It’s not just ‘access’ that we should be concerned with – that”s easy enough, and becoming easier as information objects (‘documents’) are being digitised and networked.  And it’s  ‘reading’ either.  We shouldn’t be asking what people read.  We should try to understand  what our users understand and learn from what they read, and become teachers of critical literacy.

 

Comme des francais – orphans, cousins and nieces

FYI France: digital tortoise or digital hare?

Regarding the “orphans” — the legally and financially dispossessed, of the 20th c. and future digital worlds — the books / texts no one claims, or their cousins no one wants either, hidden in the vast library treasuries now being digitized by so many…

The French today, le 10 February 2011, announced their approach to these problems, see below — it is a brave declaration, well worth reading, as much for its “vive la différence” aspects as for what it both says and does not say.

Some comment:

* Approaches: “top=>down” very much versus “bottom=>up”

The above fairly characterizes a fundamental difference in approach, between the US and the Rest of the World Including France, in these and many other matters. And it is a difference best remembered on both sides, although often glossed-over, forgotten, or even never-known.  The French here are looking to their highest levels — their august national library, their publishers’ association, their national and supra-national governments — for leadership, in digitization. This is regulation-before-invention, rationality-before-impulse — “all is forbidden which is not permitted”, perhaps, as the oldest saying about all this goes…

The US approach could not be more different: “over here”, instead, two young Stanford graduate students, gangs of free-wheeling “venture capitalists” operating far outside the bounds of State-regulated “banking” — a virtual and real and very expensive maelstrom of inventive activity, conducted by a horde of mere kids (think of young Hewlett & Packard, Jobs & Wozniack, Brin & Page, Doerr fresh from college, Gates before he’d even finished, Zuckerburg ditto) all of them far too young at the time to have come up against any real “State regulation”, yet, more serious than a pot bust or a parking ticket, anyway, then many hectic deadlines and midnight sessions and much “labor rights” insecurity, “only the paranoid survive”, and tremendous excitement… There is no “business as usual”, in US hitech innovation: little of the “regulation” or “rationality” which the French so value, and absolutely _no_ “métro, boulot, dodo”.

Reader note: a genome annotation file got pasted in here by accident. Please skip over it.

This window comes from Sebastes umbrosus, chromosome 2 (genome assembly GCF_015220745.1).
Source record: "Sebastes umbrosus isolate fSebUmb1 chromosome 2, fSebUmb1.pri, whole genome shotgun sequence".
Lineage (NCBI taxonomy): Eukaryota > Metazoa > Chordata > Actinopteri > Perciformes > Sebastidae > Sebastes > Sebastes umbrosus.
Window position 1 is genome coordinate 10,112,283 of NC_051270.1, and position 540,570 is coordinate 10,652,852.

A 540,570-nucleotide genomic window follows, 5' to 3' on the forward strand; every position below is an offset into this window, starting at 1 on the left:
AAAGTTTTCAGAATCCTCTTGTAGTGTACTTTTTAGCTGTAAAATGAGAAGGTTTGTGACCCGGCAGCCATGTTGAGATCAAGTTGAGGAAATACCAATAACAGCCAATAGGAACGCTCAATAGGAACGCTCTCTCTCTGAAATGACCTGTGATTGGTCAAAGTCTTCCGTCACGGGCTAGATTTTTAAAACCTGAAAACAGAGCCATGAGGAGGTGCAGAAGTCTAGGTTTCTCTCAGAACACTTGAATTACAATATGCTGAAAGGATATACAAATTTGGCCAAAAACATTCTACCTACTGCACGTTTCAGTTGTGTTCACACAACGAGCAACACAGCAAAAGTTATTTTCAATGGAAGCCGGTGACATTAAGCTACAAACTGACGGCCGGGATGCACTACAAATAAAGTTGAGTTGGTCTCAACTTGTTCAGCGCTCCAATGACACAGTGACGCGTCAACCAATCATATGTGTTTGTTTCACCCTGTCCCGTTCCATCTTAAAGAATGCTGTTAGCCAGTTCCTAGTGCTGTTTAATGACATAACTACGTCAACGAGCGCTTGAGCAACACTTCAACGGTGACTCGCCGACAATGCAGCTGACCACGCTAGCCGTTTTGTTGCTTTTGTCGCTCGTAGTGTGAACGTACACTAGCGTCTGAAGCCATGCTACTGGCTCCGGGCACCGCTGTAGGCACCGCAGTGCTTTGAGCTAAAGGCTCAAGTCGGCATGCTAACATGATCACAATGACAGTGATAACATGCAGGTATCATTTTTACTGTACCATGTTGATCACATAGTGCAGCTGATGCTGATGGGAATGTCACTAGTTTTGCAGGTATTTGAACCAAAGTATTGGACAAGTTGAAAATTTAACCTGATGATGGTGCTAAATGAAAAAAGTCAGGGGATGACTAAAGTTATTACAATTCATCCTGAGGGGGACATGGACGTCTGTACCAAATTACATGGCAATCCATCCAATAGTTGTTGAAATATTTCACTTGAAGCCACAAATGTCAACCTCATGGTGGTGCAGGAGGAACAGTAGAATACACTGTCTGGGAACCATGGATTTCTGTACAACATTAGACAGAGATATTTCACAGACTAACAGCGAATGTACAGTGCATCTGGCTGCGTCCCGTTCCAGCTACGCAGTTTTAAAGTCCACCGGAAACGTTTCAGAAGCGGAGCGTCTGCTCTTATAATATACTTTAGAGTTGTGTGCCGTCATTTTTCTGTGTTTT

China is different in all this, from the US, Japan is different, India is different although more like the US than some of the others are, perhaps. So thinking of France, a nation so like the US and yet so different, may help us to appreciate how _un_-like the US all the others really are, too — may enable us to take such differences less for-granted than we often do, in the hitech marvels currently pouring forth from the US and out upon the rest of the world, now.